From pv magazine ISSUE 03 – 2021.
Flexible thin-film solar has long attracted interest, both academic and commercial, for its potential to transform what we think of as a solar panel today. Lightweight devices, easy and cheap to manufacture in a variety of forms, can be bent and shaped for integration into the built environment, or even vehicles. These approaches could have an important role to play in our energy future.
So far, flexible thin-film solar has remained a niche area, with efficiencies and device lifetimes a little behind those achieved in silicon PV or thin films deposited on glass. Several companies though are working with different cell materials – primarily perovskites and copper-indium-gallium-selenide (CIGS) – and manufacturing that relies on printing processes already well established in other industries, promising low production costs.
In the United Kingdom, one producer working on an innovative flexible thin-film PV solution recently reported that it had received several investments over the past few months amounting to GBP 5.8 million. It now plans to have a pilot production line up and running in the north of England in the second half of 2021.
Power Roll’s innovation begins at the flexible substrate. It is currently working with polyethylene terephthalate, but says it could potentially use a range of other materials. The substrate is embossed with an acetate structure of “microgrooves,” each just a few micrometers thick.
With this embossed substrate, Power Roll first deposits transport layers onto the sides of the grooves using a vacuum cooling process, and then a photo-active cell material is printed onto the surface using roll-to-roll, slot-die coating. In pilot production, the company plans to work with a perovskite as the cell material, though potentially it could make use of any other solar-absorbing ink compatible with the printing processes. Each of the microgrooves acts as an individual solar cell. Small devices, measuring around 10×10 cm, on a film less than 0.5 mm thick, contain several thousand cells divided into several hundred modules. This means that any device would have strong resistance to shading or small area defects. Finally, the device is encapsulated to protect its inner workings.
The concept was first developed by Alexander John Topping, Power Roll’s chief scientist. Topping combined his experience gained working on coatings solutions in both stealth technology for defense applications and in the food packaging industry to come up with the microgroove concept for solar film manufacturing.
Though it has yet to produce the film at any scale, Power Roll estimates that with this design it will be able to manufacture PV devices at a cost of around $0.03/W. “There are a lot of costs that we take off the table. We don’t need a transparent conducting layer, we don’t need any complex cell interconnection features,” Power Roll CEO Neil Spann told pv magazine. “We’re looking to manufacture the film at a fraction of the cost of other technologies on the market, so the economics are very exciting.”
Working with the perovskite ink, Power Roll’s current cell efficiency is 11%. By the time it begins pilot production, targeted for September this year, the team expects to push this up to around 15%. And the company has a roadmap to go to 20% and perhaps beyond, through optimization of the vacuum deposition and printing processes, rather than engineering of the cell material itself.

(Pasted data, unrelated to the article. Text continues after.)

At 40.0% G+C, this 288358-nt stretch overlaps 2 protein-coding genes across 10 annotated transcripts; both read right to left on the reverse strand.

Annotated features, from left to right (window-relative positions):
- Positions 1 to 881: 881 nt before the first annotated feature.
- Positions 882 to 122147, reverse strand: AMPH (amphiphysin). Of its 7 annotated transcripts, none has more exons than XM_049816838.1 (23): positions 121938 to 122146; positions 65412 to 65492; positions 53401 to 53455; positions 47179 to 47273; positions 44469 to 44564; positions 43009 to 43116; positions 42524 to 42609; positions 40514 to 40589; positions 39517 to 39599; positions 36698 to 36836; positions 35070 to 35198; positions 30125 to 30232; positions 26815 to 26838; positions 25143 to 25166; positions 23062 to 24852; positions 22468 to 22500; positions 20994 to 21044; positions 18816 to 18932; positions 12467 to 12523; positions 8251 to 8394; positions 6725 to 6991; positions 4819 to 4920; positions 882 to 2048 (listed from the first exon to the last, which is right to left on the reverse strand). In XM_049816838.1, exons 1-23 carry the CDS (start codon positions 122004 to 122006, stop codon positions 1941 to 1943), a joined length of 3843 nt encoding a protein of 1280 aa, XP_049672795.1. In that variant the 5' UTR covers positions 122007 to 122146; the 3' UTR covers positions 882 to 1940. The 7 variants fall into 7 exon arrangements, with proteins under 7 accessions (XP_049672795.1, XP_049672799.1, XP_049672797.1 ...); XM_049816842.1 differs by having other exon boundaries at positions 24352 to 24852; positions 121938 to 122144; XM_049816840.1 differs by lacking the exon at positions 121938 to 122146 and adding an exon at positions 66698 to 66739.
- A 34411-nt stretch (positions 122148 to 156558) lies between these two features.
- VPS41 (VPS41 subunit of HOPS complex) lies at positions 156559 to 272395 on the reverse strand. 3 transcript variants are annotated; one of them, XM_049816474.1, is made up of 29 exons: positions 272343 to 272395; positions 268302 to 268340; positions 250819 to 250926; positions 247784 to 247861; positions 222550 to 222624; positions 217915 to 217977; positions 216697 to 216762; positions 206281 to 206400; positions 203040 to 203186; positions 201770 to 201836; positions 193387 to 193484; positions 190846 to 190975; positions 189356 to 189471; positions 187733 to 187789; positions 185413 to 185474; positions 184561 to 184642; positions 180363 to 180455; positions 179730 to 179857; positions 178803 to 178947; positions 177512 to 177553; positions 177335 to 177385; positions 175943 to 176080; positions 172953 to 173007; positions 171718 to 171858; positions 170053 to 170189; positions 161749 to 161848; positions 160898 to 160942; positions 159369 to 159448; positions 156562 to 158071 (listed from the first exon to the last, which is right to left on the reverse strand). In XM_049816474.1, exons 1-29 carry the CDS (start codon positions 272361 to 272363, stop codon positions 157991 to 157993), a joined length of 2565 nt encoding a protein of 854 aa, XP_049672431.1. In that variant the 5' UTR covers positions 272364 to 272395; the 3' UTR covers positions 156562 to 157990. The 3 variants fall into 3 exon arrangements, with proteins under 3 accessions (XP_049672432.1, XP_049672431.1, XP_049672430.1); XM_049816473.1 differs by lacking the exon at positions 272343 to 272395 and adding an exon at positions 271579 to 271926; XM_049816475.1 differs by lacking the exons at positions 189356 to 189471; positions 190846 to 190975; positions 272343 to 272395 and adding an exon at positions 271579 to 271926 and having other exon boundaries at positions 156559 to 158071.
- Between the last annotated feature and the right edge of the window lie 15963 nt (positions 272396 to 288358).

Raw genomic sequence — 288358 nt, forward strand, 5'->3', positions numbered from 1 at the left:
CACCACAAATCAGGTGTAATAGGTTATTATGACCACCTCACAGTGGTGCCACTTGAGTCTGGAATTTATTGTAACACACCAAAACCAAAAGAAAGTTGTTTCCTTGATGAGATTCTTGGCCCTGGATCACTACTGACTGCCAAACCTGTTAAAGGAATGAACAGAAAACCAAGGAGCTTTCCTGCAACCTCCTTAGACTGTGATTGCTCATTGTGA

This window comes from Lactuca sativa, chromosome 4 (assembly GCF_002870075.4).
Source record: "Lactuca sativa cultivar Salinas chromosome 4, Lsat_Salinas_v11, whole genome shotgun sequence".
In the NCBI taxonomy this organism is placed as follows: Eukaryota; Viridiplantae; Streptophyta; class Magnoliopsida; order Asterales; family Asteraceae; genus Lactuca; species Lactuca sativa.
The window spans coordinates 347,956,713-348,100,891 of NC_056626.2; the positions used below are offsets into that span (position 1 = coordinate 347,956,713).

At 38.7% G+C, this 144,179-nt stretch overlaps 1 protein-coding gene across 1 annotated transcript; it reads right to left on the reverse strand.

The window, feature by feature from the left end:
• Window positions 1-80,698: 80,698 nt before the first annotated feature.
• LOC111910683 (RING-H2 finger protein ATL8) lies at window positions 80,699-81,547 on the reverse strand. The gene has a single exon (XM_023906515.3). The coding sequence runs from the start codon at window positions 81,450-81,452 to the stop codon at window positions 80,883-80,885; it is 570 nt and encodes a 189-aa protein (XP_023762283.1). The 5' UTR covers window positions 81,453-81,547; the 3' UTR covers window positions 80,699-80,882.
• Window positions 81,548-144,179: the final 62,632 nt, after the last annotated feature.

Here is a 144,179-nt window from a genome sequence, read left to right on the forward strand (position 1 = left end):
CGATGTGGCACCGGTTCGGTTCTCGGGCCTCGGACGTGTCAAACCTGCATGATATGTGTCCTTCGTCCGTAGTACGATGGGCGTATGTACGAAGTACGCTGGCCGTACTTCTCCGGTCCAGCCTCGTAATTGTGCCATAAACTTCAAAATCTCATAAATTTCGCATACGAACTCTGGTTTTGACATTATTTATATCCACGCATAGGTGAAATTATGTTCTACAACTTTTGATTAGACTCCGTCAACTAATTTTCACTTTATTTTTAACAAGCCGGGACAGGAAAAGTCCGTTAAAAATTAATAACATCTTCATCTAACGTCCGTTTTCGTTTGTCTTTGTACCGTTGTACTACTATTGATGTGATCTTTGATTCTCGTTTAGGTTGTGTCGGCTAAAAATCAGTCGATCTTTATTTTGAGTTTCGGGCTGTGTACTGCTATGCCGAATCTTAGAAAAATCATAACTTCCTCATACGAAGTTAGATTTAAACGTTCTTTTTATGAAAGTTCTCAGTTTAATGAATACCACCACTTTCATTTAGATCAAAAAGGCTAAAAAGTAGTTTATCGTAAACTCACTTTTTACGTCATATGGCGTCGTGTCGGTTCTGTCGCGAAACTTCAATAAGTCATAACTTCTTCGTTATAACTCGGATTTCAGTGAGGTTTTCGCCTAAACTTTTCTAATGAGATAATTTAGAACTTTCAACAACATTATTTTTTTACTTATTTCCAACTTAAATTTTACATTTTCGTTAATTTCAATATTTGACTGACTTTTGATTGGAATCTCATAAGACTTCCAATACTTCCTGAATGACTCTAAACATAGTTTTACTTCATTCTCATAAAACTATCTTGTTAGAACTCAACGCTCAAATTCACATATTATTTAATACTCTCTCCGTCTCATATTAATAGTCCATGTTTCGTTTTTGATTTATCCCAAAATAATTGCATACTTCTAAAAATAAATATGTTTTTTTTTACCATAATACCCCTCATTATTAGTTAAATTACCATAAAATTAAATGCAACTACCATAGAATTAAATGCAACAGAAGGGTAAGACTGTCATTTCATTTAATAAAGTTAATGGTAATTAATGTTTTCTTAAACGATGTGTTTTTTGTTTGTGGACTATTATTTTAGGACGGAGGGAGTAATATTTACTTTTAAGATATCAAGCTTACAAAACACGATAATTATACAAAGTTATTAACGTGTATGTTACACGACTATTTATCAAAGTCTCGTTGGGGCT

Power Roll’s approach offers scope for flexibility in the size and shape of devices. Initial plans in pilot production are for a 150-mm-wide film, eventually moving up to 300 mm. And the length can be decided by the application. “The first application areas we’re looking at are non-load bearing rooftops and buildings as a whole,” said Spann. It is exploring other applications in portable PV and temporary structures, as well as polymer greenhouses and the agrivoltaics space.
By printing a dielectric material, rather than a solar absorber, onto a similarly microgrooved substrate, Power Roll has also successfully manufactured a capacitor film. It has begun a joint venture with a company in India, which also plans to begin manufacturing in the second half of this year.
Further into the future, the potential to combine these two approaches, and to move beyond the capacitor into higher energy storage territory, could offer some exciting prospects. Depositing a solar absorber on one side of a film, and a capacitor/energy storage material on the other, would create a single device that can both generate and store solar energy.
This would require new developments in energy storage, particularly in printable storage materials, but it is something that’s already on Power Roll’s radar. “We’re reaching out to companies that have storage materials we could potentially deploy into our architecture,” said Spann. “It’s very interesting, and something we are putting some resources into. Our primary objective though is to get both the solar film and the capacitor into the market.”
Combining the solar film and the capacitor, meanwhile, could store a smaller amount of energy within a solar device. And Spann sees output smoothing or replacing batteries in lower energy devices, like Internet of Things sensors, as further potential pathways for Power Roll’s versatile technology.
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